Understanding how ableism impacts inclusion of autistic children in ECE in New Zealand
Permanent link to Research Commons versionhttps://hdl.handle.net/10289/15443
Research shows that, despite the promise of inclusive early childhood education (ECE) in national and international legislation, disabled children and their families are still marginalised in ECE (Lyons, 2021; Macartney, 2011, 2019; Purdue, 2009). Recent work in Critical Disability Studies (CDS) and Disability Studies in Education (DSE) has connected this ongoing marginalisation of disabled children to the bias associated with ableism. Ableism is influenced by the ideology of normalcy, which produces the notion of a ‘normal’ child, and simultaneously conceptualises a disabled child as ‘other’ in relation to their rights and participation. However, ableism and its impact on excluding disabled children and their families in ECE have been given little acknowledgement (Love & Beneke, 2021; Macartney, 2019). To address this gap, this study investigates whether and how ableism operates in an ECE setting in New Zealand, in order to understand its impact on the inclusion of autistic children and their families. Additionally, this study explores how disability awareness and critical reflection on their practices can help teachers support inclusive practices for autistic children. The study also analyses key policy documents in early childhood education and special education. This study adopted the theoretical frameworks of Disability Studies in Education (DSE) and ableism. DSE challenges ableist ideologies and practices that dehumanise disabled children and focuses on the role of educational settings and broader society in supporting inclusion (Baglieri & Bacon, 2020). The research uses two data sets i) two policy documents, Te Whāriki (Ministry of Education (MoE), 2017) and Success for All (MoE, 2010), and ii) a case study within an ECE setting. The methods used to collect case study data included individual interviews with staff as well as a parent of an autistic child; video recordings and observations of interactions with autistic children in the ECE setting; a teachers’ focus group discussion; and analysis of documents written and used in the ECE setting. The analytical tools of thematic analysis and Fairclough’s (1995, 2003) approach of Critical Discourse Analysis (CDA) were used to identify the discourses of ableism within both data sets. The thesis examines how these discourses as social practices disrupted the inclusion of autistic children. The findings indicate evidence of ableism operating in ECE policies and interactions in the ECE setting via the dominant discourses of developmental psychology, the medical model of disability, special education, and neoliberalism, and indicate that these discourses inform disablist practices that negatively impact the inclusion of autistic children. The findings also highlight that disability awareness and providing space, time and collaborative support to teachers for critically reflecting on their practices can positively change their thinking towards autistic children and empower them to affect changes in their teaching. A key argument is that the theoretical understanding developed in this study draws attention to the importance of the DSE framework in recognising and challenging ableism and reorienting thinking around inclusion in ECE policy and practice. Accordingly, the study offers theoretical ideas that can be used to work against ableism and promote inclusive practice for autistic and other disabled children.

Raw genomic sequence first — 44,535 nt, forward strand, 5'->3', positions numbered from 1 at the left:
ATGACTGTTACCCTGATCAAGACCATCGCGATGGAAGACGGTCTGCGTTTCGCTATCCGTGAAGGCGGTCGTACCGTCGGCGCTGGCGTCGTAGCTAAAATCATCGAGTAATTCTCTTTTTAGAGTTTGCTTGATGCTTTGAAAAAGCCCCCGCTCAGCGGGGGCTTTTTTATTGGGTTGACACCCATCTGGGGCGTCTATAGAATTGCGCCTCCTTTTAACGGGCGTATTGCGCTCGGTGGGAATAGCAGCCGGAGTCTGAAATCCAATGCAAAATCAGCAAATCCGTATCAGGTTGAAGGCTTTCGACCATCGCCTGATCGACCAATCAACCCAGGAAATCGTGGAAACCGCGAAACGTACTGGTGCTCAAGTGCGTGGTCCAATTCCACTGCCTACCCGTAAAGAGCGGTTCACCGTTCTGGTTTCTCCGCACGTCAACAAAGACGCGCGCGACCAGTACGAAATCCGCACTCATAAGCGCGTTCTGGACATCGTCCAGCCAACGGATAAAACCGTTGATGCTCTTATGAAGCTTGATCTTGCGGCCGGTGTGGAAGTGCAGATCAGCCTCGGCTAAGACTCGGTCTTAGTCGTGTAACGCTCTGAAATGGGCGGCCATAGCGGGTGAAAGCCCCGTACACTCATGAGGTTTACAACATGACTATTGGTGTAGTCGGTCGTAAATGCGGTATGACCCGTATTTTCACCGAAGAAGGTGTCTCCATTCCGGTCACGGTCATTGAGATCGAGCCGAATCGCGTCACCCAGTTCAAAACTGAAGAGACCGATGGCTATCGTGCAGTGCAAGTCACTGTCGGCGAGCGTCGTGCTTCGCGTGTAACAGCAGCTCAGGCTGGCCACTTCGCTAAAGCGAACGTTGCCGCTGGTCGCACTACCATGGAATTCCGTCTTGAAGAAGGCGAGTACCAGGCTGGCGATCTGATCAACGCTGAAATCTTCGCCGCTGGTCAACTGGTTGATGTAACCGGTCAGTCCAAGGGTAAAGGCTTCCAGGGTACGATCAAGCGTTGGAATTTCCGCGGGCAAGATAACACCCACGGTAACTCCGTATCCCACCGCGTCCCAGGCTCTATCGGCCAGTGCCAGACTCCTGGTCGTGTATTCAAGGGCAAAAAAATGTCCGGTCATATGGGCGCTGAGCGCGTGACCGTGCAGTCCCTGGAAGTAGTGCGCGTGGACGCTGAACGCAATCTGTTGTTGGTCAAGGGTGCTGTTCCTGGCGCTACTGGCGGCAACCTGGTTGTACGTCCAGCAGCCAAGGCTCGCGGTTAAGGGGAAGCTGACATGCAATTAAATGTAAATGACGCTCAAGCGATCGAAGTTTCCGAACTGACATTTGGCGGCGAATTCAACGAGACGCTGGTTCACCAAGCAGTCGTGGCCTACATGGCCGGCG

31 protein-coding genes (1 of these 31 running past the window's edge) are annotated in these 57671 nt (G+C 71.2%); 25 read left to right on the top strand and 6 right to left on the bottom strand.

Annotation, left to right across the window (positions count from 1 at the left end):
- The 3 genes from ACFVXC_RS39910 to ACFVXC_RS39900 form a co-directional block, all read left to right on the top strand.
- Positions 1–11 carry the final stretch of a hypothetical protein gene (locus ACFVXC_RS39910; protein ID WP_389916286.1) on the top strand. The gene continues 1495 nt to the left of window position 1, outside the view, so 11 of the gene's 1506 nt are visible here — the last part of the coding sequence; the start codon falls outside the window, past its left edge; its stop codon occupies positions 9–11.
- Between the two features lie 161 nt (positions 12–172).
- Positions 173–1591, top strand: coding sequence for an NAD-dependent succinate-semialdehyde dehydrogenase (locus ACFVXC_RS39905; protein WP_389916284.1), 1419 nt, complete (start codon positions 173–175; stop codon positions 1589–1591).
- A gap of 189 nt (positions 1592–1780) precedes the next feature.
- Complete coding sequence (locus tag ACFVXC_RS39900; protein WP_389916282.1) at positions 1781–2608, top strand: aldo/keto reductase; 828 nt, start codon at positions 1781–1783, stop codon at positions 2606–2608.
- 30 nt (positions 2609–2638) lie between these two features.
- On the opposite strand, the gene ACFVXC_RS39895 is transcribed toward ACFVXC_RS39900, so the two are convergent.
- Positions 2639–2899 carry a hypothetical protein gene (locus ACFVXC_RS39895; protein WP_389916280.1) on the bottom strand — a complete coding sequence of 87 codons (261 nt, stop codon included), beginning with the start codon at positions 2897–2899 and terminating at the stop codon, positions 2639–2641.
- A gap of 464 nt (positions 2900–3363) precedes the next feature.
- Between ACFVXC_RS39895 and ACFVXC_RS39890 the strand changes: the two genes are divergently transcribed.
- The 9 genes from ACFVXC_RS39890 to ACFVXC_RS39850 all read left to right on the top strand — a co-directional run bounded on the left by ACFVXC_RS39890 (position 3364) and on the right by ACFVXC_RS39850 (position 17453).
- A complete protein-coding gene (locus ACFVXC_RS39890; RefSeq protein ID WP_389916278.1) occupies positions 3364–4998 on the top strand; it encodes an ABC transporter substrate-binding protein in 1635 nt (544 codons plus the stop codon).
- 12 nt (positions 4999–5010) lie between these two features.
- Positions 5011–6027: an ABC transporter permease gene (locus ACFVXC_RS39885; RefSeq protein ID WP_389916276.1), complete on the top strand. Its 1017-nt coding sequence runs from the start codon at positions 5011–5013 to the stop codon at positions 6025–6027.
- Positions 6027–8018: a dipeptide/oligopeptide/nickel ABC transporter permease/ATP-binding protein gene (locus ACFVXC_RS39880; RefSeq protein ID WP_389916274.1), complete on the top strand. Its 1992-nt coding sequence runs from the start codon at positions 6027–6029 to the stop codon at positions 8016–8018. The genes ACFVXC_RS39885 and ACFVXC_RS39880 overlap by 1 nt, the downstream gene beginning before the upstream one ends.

The University of Waikato
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